I set myself targets of runners to catch ahead but for the most part they just stayed the same distance ahead, but stronger runners passed us.  I normally the one finishing strong in races, here I was with my body failing and no amount of will power could drive my legs faster.

The painful drag along the Clyde eventually finished and after a quick left right we headed into Glasgow Green with the finisher line ahead.  As the I looked down at my watch, I had a minute seconds left to get my PB, it looked possible but it was so hard to know just how far it was to the finish.  The crowds were great and as I approached the finish it looked like I was going to so close.  I gave it everything I had in the 100m sprint to try and secure a PB.

I crossed the line and stopped my watch and walked forwards to clear the finish in a world of pain.  Breathless, exhausted, my legs shattered.  I looked down at my watch 1:29:02.

4 seconds slower than my PB.  All that effort, everything that I had to give, and I was 4 seconds too slow.  My year long PB streak was over.


Stats: Average HR 175, Max HR 185 (during "sprint" finish)
          355th overall, 32nd in 45-50 age category, 1:29:02

Post Race:

I collected my medal and goody bag and then headed out onto the Green to meet Julia and the kids.  They had watched me finish from the Grandstand.  We waited for Neil to finish, which he did in 1:48, rather outside where he'd like to have been, but work and life had got in the way of consistent training so it's a time he expected.  Together we walked the mile back to the car and then had very enjoyable lunch at Neil's house on the Southside - thanks Neil :-)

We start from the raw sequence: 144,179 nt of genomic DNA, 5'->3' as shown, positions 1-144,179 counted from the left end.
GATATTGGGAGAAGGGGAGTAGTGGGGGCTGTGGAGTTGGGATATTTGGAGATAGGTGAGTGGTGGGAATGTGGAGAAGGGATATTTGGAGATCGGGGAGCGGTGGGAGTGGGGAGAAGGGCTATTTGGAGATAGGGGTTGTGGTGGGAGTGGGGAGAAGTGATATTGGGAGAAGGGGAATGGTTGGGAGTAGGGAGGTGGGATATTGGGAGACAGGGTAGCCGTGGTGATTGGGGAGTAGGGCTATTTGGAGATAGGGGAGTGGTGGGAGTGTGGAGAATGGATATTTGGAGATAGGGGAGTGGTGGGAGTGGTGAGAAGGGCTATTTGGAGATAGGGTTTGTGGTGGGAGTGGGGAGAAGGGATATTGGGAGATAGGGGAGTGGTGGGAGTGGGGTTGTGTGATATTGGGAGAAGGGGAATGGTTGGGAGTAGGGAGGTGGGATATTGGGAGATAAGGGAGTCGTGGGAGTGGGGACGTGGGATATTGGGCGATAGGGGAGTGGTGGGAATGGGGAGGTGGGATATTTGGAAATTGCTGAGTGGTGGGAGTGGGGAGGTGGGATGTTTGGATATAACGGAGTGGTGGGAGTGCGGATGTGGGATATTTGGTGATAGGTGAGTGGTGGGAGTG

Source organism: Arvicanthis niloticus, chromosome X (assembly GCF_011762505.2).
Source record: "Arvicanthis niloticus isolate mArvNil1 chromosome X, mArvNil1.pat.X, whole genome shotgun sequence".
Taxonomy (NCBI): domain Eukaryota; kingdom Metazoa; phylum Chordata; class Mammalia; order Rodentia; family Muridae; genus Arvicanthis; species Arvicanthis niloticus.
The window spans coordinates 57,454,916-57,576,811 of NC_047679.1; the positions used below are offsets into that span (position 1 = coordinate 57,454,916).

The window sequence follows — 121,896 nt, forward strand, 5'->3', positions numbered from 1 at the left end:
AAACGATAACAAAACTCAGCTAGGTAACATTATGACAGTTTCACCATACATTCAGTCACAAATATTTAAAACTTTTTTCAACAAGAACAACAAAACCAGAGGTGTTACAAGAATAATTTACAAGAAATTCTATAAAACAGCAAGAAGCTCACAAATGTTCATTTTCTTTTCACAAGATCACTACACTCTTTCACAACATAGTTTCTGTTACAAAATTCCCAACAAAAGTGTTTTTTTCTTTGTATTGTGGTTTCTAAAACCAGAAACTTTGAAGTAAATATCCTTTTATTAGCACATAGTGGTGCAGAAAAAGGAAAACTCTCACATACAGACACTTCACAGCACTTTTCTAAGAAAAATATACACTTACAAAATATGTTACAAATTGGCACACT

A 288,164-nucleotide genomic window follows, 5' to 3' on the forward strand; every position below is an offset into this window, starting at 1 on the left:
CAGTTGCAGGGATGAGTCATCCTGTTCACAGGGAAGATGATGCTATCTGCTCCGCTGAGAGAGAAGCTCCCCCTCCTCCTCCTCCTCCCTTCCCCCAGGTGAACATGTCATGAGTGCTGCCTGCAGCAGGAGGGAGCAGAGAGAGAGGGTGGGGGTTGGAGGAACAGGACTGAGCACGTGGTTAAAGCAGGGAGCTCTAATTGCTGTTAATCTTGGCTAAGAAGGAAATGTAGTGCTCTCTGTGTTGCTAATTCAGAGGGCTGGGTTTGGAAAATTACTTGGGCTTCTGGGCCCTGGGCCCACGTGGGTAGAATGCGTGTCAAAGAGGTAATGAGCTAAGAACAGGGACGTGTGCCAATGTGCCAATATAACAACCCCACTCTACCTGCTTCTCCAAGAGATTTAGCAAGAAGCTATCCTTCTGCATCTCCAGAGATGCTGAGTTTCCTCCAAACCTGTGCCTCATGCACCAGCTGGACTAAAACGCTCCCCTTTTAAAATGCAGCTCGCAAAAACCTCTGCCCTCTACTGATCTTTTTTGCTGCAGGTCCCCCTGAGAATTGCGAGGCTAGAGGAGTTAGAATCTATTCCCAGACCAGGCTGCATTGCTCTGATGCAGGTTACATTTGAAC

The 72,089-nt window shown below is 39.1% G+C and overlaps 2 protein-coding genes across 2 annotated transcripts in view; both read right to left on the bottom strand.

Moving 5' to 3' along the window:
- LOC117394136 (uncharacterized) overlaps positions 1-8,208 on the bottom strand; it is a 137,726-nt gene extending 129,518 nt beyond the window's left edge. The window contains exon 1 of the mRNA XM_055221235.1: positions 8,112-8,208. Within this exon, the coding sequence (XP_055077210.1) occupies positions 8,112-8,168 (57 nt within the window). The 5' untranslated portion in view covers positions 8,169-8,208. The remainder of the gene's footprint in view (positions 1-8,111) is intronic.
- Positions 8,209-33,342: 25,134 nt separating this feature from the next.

All afternoon I hobbled round in pain.  My body had taken a bigger hammering than when I've done full marathons, really not far off where I was after running the 95 miles of West Highland Way back in June.  I'll leave trying to work why I struggled so much to a follow "Lessons Learn Post".

On the drive home, Julia thankfully drove as I was in no real shape to, but why I was shattered I didn't get to sleep. My daughters did though, payback is taking a photo and posting a photo of them, aren't they adorable ;-)

Drive home, three tired girls... who won't forgive me for this photo!

1 comment:

  1. A great description and indeed a great race, despite the disappointment of missing a PB by 4 seconds.